It’s strange how good things don’t seem to ‘make it’ when they perhaps should have. I’m fairly certain the dismal state of affairs regarding the environment for example, did not have to be as it is. We’re the first generation to truly see, measure and know that the way we live will end life as we know it, and seemingly also the last generation to truly do something about it. But as king Solomon was once attributed to say; ‘there’s nothing new under the sun’. Bear with me, I’ll make sure this blog has both a ‘green’ and a ‘privacy’ thing.
Last week, I saw a movie. Other than it being rather good, my attention was drawn to a brief shot of president Jimmy Carter. Ruling the U.S. when I was born into this world, two years into his presidency did he unveil 32 solar panels on the White House rooftop. That was 43 years ago. I know I installed a few of them on top of my own house only last year. We all try to do something, right? It’s not perfect, and has a footprint of its own, but at least it reduces my carbon footprint on this earth a little. What if we had all started doing the same since 1979? The dependency on Russian oil&gas in the EU would likely not have been a big debate today, nor would connected payments have funded one of the worst events in this century.
So I looked a little further into this. Turns out, it was already in the year 1806 that French-born Swiss inventor and politician Francois Isaac de Rivaz came up with a hydrogen-powered engine. And for anyone who is today boasting about driving hybrid or full EV, note that over 120 years ago, New York City is reported to already have had a fleet of 60-odd electric taxis. Note, that even speed limits were initially imposed because of a resource issue, in the early 70s in various countries. I’m the first to admit goosebumps following the sound of a good V8, or admiration for the looks of a ’63 E-type or ’64 GTO, but ‘getting away with it’ as long as we did on gas-guzzling wheels and wings now puts us in an embarrassing and painful situation we may not have had to be in. What if ‘team environment’ had won the race from the getgo, instead of ‘team money and pollution’?
How does this relate to privacy. I’ll tell you how, there’s nothing new under the sun: I find myself in an age where I have to be concerned about potential indecent invitations on social media to a 13 year-old daughter, seeing TV shows cancelled because such proposals turn to reality, hashtag-me-too’s and I don’t know how much more filth. And yet, I also find myself talking to companies who discuss ‘consent’ as if it suddenly means something very different when it relates to customers. It doesn’t. The history of informed consent goes back to the early 1950s, but I’m fairly sure that long before that, even ‘Dornroschen‘ would still be asleep if the guy that ended the fairy tale with a kiss would’ve just paused a moment and asked consent first. It is, or at least forever was, a common decency.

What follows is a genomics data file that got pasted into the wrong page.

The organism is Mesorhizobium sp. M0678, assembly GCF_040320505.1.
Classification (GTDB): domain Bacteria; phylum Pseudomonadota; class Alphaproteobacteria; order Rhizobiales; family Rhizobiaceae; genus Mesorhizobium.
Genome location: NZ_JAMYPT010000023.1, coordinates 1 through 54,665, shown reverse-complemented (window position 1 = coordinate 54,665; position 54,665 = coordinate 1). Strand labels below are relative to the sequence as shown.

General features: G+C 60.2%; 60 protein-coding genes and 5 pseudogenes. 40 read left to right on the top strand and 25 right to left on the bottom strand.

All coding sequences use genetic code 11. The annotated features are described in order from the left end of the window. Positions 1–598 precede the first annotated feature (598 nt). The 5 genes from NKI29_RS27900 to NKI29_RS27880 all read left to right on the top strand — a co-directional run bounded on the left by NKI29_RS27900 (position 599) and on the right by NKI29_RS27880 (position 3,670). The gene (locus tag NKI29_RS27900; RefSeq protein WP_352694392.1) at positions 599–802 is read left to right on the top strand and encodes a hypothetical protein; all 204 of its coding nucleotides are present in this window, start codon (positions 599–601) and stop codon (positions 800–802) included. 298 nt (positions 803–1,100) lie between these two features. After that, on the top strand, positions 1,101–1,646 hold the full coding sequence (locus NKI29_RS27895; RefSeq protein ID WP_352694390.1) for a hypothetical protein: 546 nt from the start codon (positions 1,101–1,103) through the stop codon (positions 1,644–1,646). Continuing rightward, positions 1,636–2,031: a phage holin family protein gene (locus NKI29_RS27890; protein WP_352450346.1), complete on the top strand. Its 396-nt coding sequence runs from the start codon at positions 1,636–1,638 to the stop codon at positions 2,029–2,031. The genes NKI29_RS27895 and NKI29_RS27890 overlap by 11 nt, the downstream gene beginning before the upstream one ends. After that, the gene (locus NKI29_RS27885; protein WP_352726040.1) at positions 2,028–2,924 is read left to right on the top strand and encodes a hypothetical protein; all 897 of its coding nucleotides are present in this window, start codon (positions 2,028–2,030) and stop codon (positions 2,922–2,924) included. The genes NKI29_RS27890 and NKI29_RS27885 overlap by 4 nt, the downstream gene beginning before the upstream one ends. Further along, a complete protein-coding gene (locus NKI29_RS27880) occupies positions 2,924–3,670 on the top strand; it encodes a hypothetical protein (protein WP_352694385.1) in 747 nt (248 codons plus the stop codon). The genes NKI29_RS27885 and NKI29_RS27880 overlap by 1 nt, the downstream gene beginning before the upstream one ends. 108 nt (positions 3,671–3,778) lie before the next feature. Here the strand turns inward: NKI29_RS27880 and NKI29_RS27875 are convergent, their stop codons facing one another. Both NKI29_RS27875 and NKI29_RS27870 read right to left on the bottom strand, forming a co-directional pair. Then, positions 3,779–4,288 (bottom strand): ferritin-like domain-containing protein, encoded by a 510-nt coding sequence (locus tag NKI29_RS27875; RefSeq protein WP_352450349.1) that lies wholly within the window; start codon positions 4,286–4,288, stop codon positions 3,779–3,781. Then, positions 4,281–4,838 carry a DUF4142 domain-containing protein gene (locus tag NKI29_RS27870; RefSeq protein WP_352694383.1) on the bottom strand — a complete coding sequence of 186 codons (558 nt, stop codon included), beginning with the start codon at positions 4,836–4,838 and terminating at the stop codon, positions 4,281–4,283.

So how is it that people act surprised when Louis Vuitton gets confronted with a class action for processing biometrics without proper consent? After all, both Ulta and Mary Kay were hit for exactly the same in 2021. And it’s just one example. In January, I published with the esteemed Katell Thielemann a note that has a much longer list of incidents, with some advice to executives (Gartner client paywall) how to handle biometrics and cyber-physical systems (CPS). And I’m not just talking ‘please consent to us using your data’. Consent has to be very specific, for each individual purpose. Which is a serious flaw in some legislative efforts, like the EU’s Digital Markets Act (DMA), where the requirement for purpose limitation seems omitted. Something various experts have called attention for. Because otherwise, tech giants may continue to ‘get away with things’. And where will that lead us?
Well…. Just as the oil&gas ‘getting away with’, the digital processing of data has an environmental cost. Only
cookies trackers of the top 1 million websites alone are good for almost 11,500 metric tonnes of CO2 emissions, every month. Imagine what we’re messing up when in 2025, according to Statista, we’re handling over 180 ZB of data. This calls for sustainable technology (paywalled). And though that comes with caution (paywalled), focusing on proper handling (paywalled) of timely end-of-life of data (paywalled) is likely the best way to prevent nasty breaches, privacy infringements, as well as environmental and personal insults and injuries.
Now is the time to get it right. Place our bets where it makes sense. We may not have another chance. Even though the sun will shine on long after our point of no return.
And much of that may just start with Common Decency and Common Sense. Could’ve been a Jane Austen novel title.
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